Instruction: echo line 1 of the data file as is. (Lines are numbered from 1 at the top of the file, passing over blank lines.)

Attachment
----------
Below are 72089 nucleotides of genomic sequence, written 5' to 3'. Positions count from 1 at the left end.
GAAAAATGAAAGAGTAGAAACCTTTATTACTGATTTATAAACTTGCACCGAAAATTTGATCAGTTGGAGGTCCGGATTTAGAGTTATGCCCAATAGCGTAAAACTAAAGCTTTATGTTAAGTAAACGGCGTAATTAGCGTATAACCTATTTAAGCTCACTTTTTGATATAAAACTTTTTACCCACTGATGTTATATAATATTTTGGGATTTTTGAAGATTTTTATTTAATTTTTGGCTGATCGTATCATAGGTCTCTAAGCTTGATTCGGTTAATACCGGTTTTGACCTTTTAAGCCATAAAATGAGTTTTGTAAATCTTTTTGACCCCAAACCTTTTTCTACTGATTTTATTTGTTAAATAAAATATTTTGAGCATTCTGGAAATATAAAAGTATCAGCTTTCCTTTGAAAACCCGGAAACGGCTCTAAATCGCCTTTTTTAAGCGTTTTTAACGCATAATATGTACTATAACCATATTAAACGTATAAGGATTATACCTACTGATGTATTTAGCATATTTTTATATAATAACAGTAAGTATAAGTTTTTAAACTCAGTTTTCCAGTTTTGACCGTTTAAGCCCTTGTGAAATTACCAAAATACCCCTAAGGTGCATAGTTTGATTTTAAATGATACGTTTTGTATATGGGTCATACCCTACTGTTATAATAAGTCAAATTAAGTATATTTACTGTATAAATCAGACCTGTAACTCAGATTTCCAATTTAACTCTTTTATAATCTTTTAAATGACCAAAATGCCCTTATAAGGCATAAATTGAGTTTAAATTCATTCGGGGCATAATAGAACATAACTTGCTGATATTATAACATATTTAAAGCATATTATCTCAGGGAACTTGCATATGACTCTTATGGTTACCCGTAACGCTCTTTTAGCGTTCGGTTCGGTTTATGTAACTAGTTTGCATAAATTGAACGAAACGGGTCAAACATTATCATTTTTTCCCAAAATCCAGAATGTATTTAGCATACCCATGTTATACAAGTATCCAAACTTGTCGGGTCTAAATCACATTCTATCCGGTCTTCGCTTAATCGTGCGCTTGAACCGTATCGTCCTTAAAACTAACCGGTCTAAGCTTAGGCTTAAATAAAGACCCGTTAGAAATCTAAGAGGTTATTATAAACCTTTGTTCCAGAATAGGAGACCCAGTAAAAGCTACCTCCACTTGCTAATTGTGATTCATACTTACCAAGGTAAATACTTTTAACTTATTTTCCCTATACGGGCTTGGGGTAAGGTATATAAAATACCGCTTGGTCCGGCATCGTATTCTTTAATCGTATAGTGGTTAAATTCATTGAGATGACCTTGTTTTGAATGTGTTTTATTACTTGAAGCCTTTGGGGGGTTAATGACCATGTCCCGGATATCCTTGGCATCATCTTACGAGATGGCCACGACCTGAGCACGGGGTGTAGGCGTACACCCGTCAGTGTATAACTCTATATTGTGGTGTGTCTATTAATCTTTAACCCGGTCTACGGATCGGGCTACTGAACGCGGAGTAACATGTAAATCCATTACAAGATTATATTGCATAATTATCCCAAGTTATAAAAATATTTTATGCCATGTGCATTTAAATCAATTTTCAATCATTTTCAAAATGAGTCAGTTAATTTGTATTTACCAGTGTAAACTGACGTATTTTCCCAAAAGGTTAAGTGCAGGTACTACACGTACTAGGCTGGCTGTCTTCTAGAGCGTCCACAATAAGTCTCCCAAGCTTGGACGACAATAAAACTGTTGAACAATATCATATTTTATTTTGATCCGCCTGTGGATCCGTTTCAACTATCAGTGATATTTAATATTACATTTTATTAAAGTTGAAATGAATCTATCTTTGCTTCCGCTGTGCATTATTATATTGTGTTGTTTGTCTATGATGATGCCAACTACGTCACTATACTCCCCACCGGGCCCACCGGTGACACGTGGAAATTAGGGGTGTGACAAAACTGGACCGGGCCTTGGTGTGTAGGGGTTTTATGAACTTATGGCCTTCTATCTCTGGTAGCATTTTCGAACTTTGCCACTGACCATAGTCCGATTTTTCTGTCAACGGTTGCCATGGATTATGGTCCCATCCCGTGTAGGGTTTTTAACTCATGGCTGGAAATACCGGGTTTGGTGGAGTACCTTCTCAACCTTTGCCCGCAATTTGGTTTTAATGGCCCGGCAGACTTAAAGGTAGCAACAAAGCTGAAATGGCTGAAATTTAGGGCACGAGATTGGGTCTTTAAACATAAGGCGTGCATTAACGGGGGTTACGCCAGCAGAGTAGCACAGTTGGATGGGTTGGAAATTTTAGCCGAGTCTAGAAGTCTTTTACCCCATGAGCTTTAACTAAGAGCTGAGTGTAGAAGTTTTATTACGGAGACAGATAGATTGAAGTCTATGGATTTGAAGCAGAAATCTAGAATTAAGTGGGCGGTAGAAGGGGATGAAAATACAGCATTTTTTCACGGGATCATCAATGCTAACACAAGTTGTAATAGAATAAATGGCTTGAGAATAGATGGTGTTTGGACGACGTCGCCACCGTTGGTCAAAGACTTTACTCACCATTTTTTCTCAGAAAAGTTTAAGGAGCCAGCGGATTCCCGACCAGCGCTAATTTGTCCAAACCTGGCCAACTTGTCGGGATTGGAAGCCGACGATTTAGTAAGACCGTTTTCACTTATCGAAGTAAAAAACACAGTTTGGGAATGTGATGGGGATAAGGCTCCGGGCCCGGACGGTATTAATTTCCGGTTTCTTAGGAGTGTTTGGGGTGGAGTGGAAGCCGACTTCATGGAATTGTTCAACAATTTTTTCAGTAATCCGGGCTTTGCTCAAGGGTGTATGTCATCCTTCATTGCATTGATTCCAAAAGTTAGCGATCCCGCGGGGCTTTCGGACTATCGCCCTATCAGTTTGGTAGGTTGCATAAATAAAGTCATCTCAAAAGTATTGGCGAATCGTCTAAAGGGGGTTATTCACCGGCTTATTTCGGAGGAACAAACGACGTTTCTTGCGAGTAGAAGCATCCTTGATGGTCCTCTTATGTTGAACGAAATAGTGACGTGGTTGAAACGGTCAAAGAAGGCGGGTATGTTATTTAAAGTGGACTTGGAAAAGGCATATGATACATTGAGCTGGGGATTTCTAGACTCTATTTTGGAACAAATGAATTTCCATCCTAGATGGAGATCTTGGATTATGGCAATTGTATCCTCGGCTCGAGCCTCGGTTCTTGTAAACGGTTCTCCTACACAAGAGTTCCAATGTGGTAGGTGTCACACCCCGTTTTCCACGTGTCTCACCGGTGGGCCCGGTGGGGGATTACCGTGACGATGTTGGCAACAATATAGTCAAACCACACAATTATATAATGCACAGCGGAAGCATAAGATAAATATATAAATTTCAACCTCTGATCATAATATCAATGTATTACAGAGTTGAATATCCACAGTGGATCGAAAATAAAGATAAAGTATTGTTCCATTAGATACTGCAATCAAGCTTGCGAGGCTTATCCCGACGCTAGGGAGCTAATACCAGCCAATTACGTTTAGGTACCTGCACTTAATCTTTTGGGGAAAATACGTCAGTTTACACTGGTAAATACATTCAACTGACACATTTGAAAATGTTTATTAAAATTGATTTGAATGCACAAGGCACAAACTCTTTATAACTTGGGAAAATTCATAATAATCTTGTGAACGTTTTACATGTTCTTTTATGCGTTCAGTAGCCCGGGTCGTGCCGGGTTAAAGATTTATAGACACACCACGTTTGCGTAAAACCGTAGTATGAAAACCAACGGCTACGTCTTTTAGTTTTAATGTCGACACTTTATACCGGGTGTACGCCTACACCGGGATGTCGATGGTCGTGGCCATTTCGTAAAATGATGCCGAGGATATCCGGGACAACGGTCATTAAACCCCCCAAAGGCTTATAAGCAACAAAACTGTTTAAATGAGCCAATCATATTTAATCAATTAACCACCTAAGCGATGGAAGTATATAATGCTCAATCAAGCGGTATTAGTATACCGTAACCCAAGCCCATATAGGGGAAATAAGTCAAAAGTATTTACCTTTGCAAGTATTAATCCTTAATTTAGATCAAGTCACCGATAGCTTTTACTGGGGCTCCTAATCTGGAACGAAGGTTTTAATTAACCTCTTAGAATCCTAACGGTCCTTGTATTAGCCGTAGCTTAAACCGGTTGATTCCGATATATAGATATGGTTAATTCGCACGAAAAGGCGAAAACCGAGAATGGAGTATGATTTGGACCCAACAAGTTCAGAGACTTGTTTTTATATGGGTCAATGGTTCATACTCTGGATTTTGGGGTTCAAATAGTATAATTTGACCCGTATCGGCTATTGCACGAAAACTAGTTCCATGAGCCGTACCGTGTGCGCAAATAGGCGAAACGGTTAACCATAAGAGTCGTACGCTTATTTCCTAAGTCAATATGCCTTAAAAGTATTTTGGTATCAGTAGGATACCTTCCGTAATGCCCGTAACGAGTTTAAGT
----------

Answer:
Below are 72089 nucleotides of genomic sequence, written 5' to 3'. Positions count from 1 at the left end.